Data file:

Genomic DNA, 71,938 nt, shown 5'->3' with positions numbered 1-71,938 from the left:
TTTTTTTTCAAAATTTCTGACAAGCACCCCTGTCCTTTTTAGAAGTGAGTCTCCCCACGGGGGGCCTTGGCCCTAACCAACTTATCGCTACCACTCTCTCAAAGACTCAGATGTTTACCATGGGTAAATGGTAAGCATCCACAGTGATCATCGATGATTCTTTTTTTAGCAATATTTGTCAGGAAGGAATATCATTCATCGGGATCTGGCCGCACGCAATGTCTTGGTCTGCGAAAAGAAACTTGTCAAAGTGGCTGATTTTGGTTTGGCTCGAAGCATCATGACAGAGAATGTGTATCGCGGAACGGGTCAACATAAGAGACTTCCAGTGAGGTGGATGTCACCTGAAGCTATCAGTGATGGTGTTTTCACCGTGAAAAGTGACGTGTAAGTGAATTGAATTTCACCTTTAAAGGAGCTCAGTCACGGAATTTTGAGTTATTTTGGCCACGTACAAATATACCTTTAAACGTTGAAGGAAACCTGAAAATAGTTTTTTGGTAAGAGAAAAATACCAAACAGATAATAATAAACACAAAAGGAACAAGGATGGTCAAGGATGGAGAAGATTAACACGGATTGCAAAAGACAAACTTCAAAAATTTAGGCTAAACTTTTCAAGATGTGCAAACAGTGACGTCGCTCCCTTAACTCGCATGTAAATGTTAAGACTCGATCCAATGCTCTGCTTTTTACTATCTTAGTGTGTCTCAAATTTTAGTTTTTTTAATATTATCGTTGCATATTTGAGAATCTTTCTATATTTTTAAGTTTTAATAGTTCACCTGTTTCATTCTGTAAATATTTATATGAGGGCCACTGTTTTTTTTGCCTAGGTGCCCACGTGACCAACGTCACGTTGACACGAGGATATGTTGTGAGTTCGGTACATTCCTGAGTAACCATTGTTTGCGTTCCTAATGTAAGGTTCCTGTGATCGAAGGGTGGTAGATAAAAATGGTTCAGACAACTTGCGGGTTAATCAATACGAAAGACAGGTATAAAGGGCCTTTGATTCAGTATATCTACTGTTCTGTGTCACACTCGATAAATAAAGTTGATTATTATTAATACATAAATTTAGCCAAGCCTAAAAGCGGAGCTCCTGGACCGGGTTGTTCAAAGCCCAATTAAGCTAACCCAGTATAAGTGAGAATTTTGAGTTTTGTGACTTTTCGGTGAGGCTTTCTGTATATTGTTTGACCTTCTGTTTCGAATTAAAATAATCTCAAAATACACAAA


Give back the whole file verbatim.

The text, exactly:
Genomic DNA, 71,938 nt, shown 5'->3' with positions numbered 1-71,938 from the left:
TTTTTTTTCAAAATTTCTGACAAGCACCCCTGTCCTTTTTAGAAGTGAGTCTCCCCACGGGGGGCCTTGGCCCTAACCAACTTATCGCTACCACTCTCTCAAAGACTCAGATGTTTACCATGGGTAAATGGTAAGCATCCACAGTGATCATCGATGATTCTTTTTTTAGCAATATTTGTCAGGAAGGAATATCATTCATCGGGATCTGGCCGCACGCAATGTCTTGGTCTGCGAAAAGAAACTTGTCAAAGTGGCTGATTTTGGTTTGGCTCGAAGCATCATGACAGAGAATGTGTATCGCGGAACGGGTCAACATAAGAGACTTCCAGTGAGGTGGATGTCACCTGAAGCTATCAGTGATGGTGTTTTCACCGTGAAAAGTGACGTGTAAGTGAATTGAATTTCACCTTTAAAGGAGCTCAGTCACGGAATTTTGAGTTATTTTGGCCACGTACAAATATACCTTTAAACGTTGAAGGAAACCTGAAAATAGTTTTTTGGTAAGAGAAAAATACCAAACAGATAATAATAAACACAAAAGGAACAAGGATGGTCAAGGATGGAGAAGATTAACACGGATTGCAAAAGACAAACTTCAAAAATTTAGGCTAAACTTTTCAAGATGTGCAAACAGTGACGTCGCTCCCTTAACTCGCATGTAAATGTTAAGACTCGATCCAATGCTCTGCTTTTTACTATCTTAGTGTGTCTCAAATTTTAGTTTTTTTAATATTATCGTTGCATATTTGAGAATCTTTCTATATTTTTAAGTTTTAATAGTTCACCTGTTTCATTCTGTAAATATTTATATGAGGGCCACTGTTTTTTTTGCCTAGGTGCCCACGTGACCAACGTCACGTTGACACGAGGATATGTTGTGAGTTCGGTACATTCCTGAGTAACCATTGTTTGCGTTCCTAATGTAAGGTTCCTGTGATCGAAGGGTGGTAGATAAAAATGGTTCAGACAACTTGCGGGTTAATCAATACGAAAGACAGGTATAAAGGGCCTTTGATTCAGTATATCTACTGTTCTGTGTCACACTCGATAAATAAAGTTGATTATTATTAATACATAAATTTAGCCAAGCCTAAAAGCGGAGCTCCTGGACCGGGTTGTTCAAAGCCCAATTAAGCTAACCCAGTATAAGTGAGAATTTTGAGTTTTGTGACTTTTCGGTGAGGCTTTCTGTATATTGTTTGACCTTCTGTTTCGAATTAAAATAATCTCAAAATACACAAA